On March 11th, 2022, 1-2 PM UTC we will have presentations on Essential Ocean Variables (EOVs) within the context of a Global Ocean Observation System. The objectives of this session are to provide a better understanding of marine life to support the achievement of the Sustainable Development Goals and to facilitate connections and strengthen collaboration among existing marine biodiversity-related Un Decade of the Ocean activities.
- 1:00 PM – Welcome remarks by Claudia C. Baron-Aguilar (University of South Florida)
- 1:05 PM – The Global Ocean Observing System for Marine Life (GOOS Bio-Eco), Gabrielle Canonico (NOAA IOOS) and Karen Evans (CSIRO Oceans and Atmosphere)
- 1:25 PM – Ocean Decade Actions showcase
- OceanPractices: Ocean Practices for the Decade, Cristian Muñoz Mas (Institute of Marine Research)
- OBON: Ocean Biomolecular Observing Network, Margaret Leinen (Scripps Institution of Oceanography)
- ABC WoRMS Above and beyond – completing the World Register of Marine Species, Leen Vandepitte (Flanders Marine Institute – VLIZ)
- Challenger 150 – A decade to study deep-sea life, Ana Hilário (University of Aveiro)
- 1:45 Open Discussion moderated by Claudia C. Baron-Aguilar
The Global Ocean Observing System for Marine Life
Gabrielle is a member of the U.S. Integrated Ocean Observing System (U.S. IOOS) Program Office, housed in NOAA. Her professional interests include integration of biological observing data and capability into U.S. IOOS and the Global Ocean Observing System, development of information products to ensure wide use of biodiversity observations by resource managers and the public and advancing efforts to ensure sustained monitoring of ocean life and biodiversity. She led the development of the U.S. Marine Biodiversity Observation Network (MBON) – an interagency partnership established in 2013 – and is an active participant in the development of global MBON and other biological observing efforts. Gabrielle serves as co-lead of the Marine Life 2030 UN Decade Programme, co-chair of the Global Ocean Observing System (GOOS) Biology and Ecosystem Panel, and co-chair of the US Subcommittee on Ocean Science and Technology Interagency Working Group on Biodiversity.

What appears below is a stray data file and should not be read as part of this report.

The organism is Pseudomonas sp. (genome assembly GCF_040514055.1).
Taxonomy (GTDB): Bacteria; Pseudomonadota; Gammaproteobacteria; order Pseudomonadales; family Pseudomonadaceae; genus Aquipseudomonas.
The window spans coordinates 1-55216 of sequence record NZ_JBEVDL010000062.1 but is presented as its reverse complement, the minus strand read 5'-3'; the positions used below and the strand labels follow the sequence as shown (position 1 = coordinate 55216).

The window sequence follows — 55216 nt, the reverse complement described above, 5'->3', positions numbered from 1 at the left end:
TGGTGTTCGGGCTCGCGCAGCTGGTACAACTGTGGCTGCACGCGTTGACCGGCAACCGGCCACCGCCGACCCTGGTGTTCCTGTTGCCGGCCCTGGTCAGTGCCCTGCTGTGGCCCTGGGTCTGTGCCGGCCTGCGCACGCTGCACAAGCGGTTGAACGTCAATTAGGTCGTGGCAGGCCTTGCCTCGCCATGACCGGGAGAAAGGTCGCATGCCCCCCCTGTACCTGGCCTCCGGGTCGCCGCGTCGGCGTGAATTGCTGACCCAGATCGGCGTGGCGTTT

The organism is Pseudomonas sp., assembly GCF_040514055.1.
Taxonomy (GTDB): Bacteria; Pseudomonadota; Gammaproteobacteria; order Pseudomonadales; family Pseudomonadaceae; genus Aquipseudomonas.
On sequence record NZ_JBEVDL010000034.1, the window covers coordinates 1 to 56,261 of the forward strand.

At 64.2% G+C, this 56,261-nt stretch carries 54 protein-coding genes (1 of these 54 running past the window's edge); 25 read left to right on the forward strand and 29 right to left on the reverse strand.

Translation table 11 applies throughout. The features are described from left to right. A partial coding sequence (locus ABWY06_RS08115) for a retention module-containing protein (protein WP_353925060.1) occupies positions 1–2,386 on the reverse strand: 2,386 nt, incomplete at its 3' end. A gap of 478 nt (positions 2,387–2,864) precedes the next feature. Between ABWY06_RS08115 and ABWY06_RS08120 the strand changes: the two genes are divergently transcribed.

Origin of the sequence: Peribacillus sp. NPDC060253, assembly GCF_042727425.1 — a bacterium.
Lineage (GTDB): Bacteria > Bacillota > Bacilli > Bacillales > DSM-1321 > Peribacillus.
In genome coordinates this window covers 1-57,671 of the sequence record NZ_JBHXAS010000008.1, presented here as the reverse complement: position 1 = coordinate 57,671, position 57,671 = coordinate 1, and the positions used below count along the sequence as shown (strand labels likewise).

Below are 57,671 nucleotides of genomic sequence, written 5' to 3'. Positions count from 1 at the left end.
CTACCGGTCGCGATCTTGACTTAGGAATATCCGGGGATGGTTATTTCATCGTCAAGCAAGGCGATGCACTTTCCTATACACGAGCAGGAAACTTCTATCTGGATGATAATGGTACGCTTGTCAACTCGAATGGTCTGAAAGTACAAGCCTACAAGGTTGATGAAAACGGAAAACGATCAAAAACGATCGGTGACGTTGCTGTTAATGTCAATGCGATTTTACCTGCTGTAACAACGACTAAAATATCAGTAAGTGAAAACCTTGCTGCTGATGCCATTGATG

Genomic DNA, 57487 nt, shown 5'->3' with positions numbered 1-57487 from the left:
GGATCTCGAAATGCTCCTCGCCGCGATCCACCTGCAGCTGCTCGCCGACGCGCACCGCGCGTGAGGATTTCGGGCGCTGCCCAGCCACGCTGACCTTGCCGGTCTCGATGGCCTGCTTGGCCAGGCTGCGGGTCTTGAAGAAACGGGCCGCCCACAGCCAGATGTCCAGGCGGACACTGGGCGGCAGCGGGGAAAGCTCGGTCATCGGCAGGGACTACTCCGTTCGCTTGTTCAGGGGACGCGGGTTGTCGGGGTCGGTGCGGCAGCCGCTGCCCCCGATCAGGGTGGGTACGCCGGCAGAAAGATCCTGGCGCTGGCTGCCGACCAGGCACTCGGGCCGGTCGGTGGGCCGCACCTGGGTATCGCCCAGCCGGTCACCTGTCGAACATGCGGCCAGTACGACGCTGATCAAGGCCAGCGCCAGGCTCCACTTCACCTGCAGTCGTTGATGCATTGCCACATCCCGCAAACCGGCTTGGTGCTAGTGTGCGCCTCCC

The Global Ocean Observing System for Marine Life
Dr Evans is a principal research scientist and team leader with CSIRO Oceans and Atmosphere based in Hobart, Tasmania. She leads and contributes to research focused on progressing scientific understanding and developing options to improve marine resource management, particularly in relation to national and international fisheries and threatened, endangered and protected species. Her projects deliver strategic research to national agencies, regional programmes in the Pacific and Indian Oceans and international agencies, including the United Nations. She co-chairs a panel of experts developing a global set of measurable indicators of ocean biology and ecology for the Global Ocean Observing System and is a member of the group of experts guiding the United Nations regular World Ocean Assessment process.
Cristian Munõz Mas
OceanPractices: Ocean Practices for the Decade
Cristian Munoz is a senior engineer in the Institute of Marine Research, Norway. He is an Observational Oceanographer with 12 years of working experience with Ocean Observing Systems, Long Term Marine Monitoring Programmes, Marine Research Projects, and Marine Consultancy Services, in countries such as Spain, Australia, UK, and Norway, and with a special focus on (1) maximizing data quality through the entire Data Lifecycle and (2) enhancing the links across the Ocean Observing Value Chain. In the European and international framework, Cristian has been involved in different projects and programs such as IMOS, EAF-Nansen Programme, AtlantOS, JERICO-NEXT and ODIP-2. Last but not least, he is currently involved in the UNESCO-IOC Ocean Best Practices System Steering Group and collaborates as a consultant at the UNESCO-IOC International Oceanographic Data & Information Exchange (IODE) Project Office.